Virgin Media has reported another positive year, with revenues increasing 3% to £4.8 billion over the course of 2016, with broadband leading the charge, carrying the relatively jaded mobile business.
While the final quarter of the year was not quite as healthy, only reporting a 1% boost year-on-year, Virgin Media now boasts of 5.7 million cable customers and 3 million mobile subscribers. The year proved to be the best return in recent years, and the performance was also reflected at group level, where Liberty Global reported operating revenues of just under £2 billion in Europe, a 22% year-on-year increase.
“2016 was an important year for Virgin Media,” said Tom Mockridge, Virgin Media CEO. “We re-launched Virgin TV, transformed Virgin Mobile, ramped up our Project Lightning network expansion and signed more businesses. We look forward to building on this in 2017.”
The Project Lightning initiative is proving to be a good PR plus for the team as it claims to have connected 718,000 premises since the beginning of 2015. 215,000 were added through the final quarter of 2016, and Virgin Media claims customer penetration and build costs are currently in-line with business plan, while ARPU is slightly ahead.
The broadband business itself delivered 148,000 customer net additions in 2016, a 74% year-on-year increase, though customer churn might be a metric which will worry the team. Customer churn rate increased to 14.8% in the fourth quarter (up from 14.3% in 2015). Although those are certainly positive numbers in terms of net additions, it might be worth looking into why Virgin Media’s retention rate looks relatively poor.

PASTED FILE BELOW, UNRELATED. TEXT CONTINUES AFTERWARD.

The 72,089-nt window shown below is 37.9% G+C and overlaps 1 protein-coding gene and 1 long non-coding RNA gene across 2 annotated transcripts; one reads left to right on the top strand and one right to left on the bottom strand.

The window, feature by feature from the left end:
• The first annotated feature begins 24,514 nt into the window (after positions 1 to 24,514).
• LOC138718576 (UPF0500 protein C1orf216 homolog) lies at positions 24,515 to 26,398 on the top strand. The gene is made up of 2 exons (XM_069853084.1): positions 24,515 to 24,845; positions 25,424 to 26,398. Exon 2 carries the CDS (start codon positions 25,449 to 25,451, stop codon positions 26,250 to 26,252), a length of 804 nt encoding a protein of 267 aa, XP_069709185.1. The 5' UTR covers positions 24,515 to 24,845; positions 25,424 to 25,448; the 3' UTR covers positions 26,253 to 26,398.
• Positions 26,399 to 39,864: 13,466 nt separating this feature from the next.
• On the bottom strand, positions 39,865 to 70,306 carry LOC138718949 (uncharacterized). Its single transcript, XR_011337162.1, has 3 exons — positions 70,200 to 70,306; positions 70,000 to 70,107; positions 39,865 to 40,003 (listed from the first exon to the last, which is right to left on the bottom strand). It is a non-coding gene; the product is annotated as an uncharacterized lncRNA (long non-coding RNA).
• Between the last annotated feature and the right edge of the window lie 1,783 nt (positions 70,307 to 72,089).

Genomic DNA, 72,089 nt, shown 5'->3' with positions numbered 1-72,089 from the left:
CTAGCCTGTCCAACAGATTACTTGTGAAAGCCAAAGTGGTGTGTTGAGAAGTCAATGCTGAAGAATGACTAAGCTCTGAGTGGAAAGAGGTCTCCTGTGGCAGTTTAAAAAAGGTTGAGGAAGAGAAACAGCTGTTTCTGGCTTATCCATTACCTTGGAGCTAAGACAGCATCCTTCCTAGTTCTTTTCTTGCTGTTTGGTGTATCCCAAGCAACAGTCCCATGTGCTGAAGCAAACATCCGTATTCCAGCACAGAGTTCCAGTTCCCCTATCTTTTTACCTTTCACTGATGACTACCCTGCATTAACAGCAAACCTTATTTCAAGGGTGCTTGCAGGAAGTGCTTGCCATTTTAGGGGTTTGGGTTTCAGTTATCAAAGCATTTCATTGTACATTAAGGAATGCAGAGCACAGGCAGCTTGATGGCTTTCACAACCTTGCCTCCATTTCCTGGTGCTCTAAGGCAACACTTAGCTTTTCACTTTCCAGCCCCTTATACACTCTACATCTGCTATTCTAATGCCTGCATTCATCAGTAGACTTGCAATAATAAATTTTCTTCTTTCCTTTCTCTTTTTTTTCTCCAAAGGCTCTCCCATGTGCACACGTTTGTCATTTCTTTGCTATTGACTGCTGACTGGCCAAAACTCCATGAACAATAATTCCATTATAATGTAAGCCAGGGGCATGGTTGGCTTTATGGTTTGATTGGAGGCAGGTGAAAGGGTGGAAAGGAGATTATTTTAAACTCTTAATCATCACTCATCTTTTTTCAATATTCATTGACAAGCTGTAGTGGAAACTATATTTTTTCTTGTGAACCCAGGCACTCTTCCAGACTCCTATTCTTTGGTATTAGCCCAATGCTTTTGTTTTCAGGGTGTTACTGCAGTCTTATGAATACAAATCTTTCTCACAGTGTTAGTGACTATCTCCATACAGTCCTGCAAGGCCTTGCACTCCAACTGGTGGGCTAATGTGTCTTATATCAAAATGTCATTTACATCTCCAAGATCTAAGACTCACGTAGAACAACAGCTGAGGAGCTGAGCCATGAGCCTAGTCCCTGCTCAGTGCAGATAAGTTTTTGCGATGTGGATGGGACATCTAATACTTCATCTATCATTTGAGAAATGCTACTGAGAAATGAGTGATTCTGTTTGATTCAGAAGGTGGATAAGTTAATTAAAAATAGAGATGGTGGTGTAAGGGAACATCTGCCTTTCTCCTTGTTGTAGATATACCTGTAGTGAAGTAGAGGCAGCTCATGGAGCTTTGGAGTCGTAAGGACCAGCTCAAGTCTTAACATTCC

Virgin Media also claims average speed taken by UK broadband base has increased 22% year-on-year to over 100 Mbps. This has caught your correspondent by surprise as a Virgin Media customer, as I’d be keen to meet the lucky sods getting these speeds, it certainly isn’t the case in my flat.
All-in-all, the broadband business accounted for the lions’ share of revenues, which is fortunate as the mobile business didn’t have such a positive year. Mobile subscription revenue declined by £19 million in 2016 and by £7 million in Q4 reflecting a 9.5% decline.
Mobile subscription revenue declined by 9.5% partly due to the Freestyle proposition, which allows customers to purchase phones at the beginning of the contract. Handset sales did provide a little buffer, but not enough to compensate for a £44 million decline in mobile subscriptions.
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